Royal Production Company: Temescal Gallery Turned Experimental Film Studio

This summer, Royal Nonesuch Gallery has transformed into a residency space for innovative filmmakers.

In an unassuming storefront in Oakland’s Temescal neighborhood, a small gallery is home to an artist residency where people are queering art history, channeling their inner gurus, contemplating the drought, and transforming into animals.

At the beginning of June, Royal Nonesuch Gallery temporarily turned into the Royal Production Company (RPC), a studio where a rotation of artists have been inviting the public to help them create experimental films.

The residency started on June 3 with Carolyn Jenssen, whose interdisciplinary project Delete All Feelings centered around the idea of manifesting personal success or wishes through a parody of chants, meditations, and shrine worship.

From June 24 to July 14, Kate Rhoades used the gallery for Required Skimming, for which she read art historical texts with a humorous twist and conducted zany interviews on Congratulations Pine Tree, the podcast she co-hosts with Maysoun Wazwaz.

The current artist in residence — through August 4 — is Amber Cady, a psychotherapist and social practice artist whose project is called Worry and the Animals. For Cady, social practice is an art form that actively engages with the public in order to inspire positive change in people’s lives.

After earning a degree in Interdisciplinary Practice from the San Francisco Art Institute, Cady realized that the art she was making called for a greater understanding of how people engage with the world. After studying at the Wright Institute, she developed her skill in psychology, and her art and therapy practices began to merge.

“The residency is the first time that I can sit in those two worlds and have them overlap and inform each other in really deep ways,” she said.

During her residency, Cady has been inviting people in to share their worries, anxieties, and bothersome thoughts. After interviewing participants, Cady asks them to conceptualize their burdens as an animal — a way to dissociate from the negative energy — then create a storyline around the creature. As participants walk through their stories, Cady helps them visualize a less alarming and friendlier animal that symbolizes calm, soothed feelings.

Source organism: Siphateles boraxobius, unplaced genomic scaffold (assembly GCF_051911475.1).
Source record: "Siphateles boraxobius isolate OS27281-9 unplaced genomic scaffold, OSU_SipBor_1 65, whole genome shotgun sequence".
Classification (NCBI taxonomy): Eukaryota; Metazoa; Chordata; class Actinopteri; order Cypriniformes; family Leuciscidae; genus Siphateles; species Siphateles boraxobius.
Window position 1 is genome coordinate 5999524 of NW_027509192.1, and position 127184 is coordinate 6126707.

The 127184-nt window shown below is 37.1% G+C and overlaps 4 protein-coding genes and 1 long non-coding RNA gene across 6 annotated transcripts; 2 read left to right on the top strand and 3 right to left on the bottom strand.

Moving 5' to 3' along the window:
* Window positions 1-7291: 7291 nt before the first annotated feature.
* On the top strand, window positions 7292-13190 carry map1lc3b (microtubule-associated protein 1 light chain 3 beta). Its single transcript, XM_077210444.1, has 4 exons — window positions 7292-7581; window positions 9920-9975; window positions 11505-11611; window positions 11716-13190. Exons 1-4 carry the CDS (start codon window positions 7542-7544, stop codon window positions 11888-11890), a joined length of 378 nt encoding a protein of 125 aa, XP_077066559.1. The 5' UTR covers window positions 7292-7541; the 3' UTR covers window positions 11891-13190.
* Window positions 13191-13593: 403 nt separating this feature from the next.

Next, Cady will be making costumes of the imagined animals and create a film of her wearing them, with recordings of the participants’ stories overlaid as narration.

“The residency is partially a site for me as a costume maker [and] partially a place where I can conduct the one-on-one interviews,” said Cady. “And people are welcome to make their own animals or costumes.”

Coming up last, from August 5 through August 25, is the artist collective Bonanza: Conrad Guevara, Lindsay Tully, and Lana Williams. They will be working on The Drought, a project that examines various issues surrounding the incessant California dry-up and demise of the already arid regional landscape. The group will be coupling original investigative journalism with its signature tongue-in-cheek aesthetic to create a docu-drama short that focuses on the concerns and myths of the water crisis.

On August 7, the group will invite people to watch filming of crowd scenes it is shooting in the Temescal neighborhood near the gallery. On August 14, the gallery will be open for people to come and watch their production process. The overall residency will end with a screening of all of the artists’ films on Friday, September 16, at the Roxie Theatre in San Francisco; after which the residencies will be over, the green screen will be put away, and the gallery’s white walls will reemerge for a month-long showing of all the films.

Clarification: The original version of this article included event details in the last paragraph that have since been changed. This version reflects the updated event information.


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